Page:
The Swedish Agency for Marine and Water Management (SaWM) closed fishing for herring and sprat in the northern Baltic last month, but has opened the fishery for Gulf of Bothnia by allocating individual quotas for vessels of 15 metres and over, announced Marie Ingerup of the Department for Fisheries Management.
Sweden’s Baltic herring quota is divided into Gulf of Bothnia, eastern and western Baltic areas, while there is a single Baltic sprat quota which this year is 193 tonnes allocated to the coastal fleet. Coastal sprat fishing is mainly carried out by smaller vessels, as well as some larger vessels that are licensed to fish for herring and sprat in the Gulf of Bothnia. According to SaWM, the closure affected these larger vessels and this was to ensure a continued small-scale herring and sprat fishery further into the year.
‘The larger trawlers that fish for herring in the Gulf of Bothnia and sprat in the so-called coastal ratio this year has caught large quantities of sprat. If we allowed them to continue fishing at the same rate as we risked fishing out the entire sprat quota,’ Marie Ingerup said.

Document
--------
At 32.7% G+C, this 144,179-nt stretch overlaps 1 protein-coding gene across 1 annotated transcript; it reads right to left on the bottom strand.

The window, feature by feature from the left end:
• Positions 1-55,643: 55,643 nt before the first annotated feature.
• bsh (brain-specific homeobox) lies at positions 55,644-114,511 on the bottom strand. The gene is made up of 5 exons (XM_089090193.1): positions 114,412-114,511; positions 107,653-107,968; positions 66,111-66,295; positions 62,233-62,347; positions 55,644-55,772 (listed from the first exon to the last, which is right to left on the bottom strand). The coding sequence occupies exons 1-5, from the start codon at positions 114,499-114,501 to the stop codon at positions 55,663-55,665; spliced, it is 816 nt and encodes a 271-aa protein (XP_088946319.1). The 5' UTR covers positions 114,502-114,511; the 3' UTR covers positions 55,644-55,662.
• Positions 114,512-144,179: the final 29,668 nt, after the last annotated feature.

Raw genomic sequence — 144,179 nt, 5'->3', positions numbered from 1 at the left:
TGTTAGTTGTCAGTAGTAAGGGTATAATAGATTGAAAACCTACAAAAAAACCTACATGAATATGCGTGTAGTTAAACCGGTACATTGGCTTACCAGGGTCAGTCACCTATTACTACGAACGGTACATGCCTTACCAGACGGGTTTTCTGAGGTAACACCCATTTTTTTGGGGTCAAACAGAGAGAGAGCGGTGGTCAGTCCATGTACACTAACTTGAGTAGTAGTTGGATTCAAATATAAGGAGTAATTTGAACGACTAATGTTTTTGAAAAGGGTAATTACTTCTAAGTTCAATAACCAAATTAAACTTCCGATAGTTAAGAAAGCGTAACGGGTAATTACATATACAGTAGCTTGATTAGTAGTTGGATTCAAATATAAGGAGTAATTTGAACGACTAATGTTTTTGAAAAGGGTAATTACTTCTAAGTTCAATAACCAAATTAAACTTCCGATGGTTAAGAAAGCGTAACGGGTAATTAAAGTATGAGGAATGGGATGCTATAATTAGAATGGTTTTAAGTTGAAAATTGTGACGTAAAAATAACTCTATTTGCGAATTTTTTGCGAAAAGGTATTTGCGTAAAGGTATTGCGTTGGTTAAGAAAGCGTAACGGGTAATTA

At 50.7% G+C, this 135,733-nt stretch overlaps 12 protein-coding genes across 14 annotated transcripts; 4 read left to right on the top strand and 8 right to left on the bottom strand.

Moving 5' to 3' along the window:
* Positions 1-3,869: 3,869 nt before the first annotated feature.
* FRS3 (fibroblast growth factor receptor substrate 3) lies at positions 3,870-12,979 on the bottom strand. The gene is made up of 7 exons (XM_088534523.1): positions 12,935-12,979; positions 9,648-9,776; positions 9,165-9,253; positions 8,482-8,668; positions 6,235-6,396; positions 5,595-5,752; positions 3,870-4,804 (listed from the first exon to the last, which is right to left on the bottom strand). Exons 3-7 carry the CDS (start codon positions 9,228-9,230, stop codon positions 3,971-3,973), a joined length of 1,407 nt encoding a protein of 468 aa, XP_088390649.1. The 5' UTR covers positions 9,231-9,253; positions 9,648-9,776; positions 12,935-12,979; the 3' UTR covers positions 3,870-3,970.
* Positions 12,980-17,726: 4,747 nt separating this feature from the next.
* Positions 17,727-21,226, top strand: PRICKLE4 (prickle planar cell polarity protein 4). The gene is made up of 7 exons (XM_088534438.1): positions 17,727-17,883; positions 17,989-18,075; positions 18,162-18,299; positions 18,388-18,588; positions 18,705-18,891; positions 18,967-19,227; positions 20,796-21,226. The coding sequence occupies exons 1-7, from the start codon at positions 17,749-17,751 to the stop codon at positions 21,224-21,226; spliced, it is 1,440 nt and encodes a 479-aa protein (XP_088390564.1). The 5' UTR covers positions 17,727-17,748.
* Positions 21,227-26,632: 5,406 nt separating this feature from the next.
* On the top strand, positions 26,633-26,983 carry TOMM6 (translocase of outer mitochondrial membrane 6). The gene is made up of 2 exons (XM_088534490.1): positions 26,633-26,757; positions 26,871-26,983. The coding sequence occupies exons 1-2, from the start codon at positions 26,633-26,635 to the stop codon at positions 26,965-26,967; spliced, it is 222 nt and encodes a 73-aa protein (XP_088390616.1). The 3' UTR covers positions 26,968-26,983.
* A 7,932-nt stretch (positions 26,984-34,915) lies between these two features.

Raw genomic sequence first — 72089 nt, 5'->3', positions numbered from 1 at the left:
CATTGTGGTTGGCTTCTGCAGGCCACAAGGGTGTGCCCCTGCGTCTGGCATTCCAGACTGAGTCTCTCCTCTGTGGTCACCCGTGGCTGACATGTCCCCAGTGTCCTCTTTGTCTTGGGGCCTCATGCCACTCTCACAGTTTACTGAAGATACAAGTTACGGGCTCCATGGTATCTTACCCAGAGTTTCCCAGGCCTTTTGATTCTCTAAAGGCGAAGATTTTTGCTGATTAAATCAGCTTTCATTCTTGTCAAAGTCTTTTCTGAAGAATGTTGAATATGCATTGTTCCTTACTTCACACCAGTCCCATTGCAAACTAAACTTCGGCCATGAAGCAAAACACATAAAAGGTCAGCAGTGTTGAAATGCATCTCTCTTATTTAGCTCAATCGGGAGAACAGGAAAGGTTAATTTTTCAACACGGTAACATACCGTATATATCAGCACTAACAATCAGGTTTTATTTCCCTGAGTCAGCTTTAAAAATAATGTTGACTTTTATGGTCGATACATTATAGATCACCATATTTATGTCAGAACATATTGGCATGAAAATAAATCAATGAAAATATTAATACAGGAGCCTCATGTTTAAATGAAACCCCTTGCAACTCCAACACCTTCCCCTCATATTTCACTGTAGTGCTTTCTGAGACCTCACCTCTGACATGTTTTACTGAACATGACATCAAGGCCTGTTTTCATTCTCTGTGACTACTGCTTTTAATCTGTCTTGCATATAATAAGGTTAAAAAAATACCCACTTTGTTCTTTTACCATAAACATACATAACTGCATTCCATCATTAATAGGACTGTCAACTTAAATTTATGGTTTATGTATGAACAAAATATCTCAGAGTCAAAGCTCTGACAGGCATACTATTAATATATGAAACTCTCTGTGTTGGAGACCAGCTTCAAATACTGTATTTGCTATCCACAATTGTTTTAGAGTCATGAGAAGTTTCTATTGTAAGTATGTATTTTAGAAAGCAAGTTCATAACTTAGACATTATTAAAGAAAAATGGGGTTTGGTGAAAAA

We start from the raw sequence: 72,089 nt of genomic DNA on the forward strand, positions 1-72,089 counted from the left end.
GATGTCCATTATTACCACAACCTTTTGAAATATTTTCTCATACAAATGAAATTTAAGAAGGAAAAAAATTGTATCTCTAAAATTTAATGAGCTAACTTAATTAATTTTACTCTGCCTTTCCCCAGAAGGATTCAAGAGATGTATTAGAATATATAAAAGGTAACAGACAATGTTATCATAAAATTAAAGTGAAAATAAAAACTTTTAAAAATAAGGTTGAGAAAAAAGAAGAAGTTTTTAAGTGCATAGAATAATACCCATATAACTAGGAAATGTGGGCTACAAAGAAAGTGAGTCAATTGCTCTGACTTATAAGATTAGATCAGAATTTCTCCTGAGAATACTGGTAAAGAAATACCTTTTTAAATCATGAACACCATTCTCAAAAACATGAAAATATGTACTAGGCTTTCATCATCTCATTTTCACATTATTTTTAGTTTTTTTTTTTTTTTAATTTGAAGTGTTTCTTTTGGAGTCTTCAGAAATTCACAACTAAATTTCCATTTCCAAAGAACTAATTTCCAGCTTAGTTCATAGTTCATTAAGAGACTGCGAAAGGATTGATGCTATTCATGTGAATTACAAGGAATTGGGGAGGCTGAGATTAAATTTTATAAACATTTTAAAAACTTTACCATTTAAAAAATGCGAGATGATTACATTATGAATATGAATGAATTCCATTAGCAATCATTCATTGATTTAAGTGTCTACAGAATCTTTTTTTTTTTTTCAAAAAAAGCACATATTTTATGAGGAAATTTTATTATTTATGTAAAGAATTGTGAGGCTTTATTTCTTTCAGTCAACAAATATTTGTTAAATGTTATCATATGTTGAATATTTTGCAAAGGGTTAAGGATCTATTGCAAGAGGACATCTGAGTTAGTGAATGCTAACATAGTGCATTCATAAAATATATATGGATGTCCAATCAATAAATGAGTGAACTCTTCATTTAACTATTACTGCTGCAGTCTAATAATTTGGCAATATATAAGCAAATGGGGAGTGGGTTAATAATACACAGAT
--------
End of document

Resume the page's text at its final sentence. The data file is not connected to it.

‘It is almost impossible for these larger vessels to avoid sprat catch in herring fishery. Therefore the Agency for Marine and Water Management took the step of closing their herring fishery in the Gulf of Bothnia.’
‘We had previously proposed introducing individual allocations for herring and sprat in the Gulf of Bothnia. But as the feedback was negative, we decided to wait,’ she said.
‘With the fishing ban, we had a more urgent situation and there is now a more positive attitude to such a system. This gives us an opportunity to lift the ban.’
The new distribution model of herring and sprat in the Gulf of Bothnia for trawlers of 15 metre and over runs for one year and is based on 2010-2014 track records. This does not affect the existing pelagic fishing system with its ten-year licences and some of the regions trawlers of over 30 metres have already fished their 2016 quotas, but will now have the opportunity to make exchanges with other licence holders.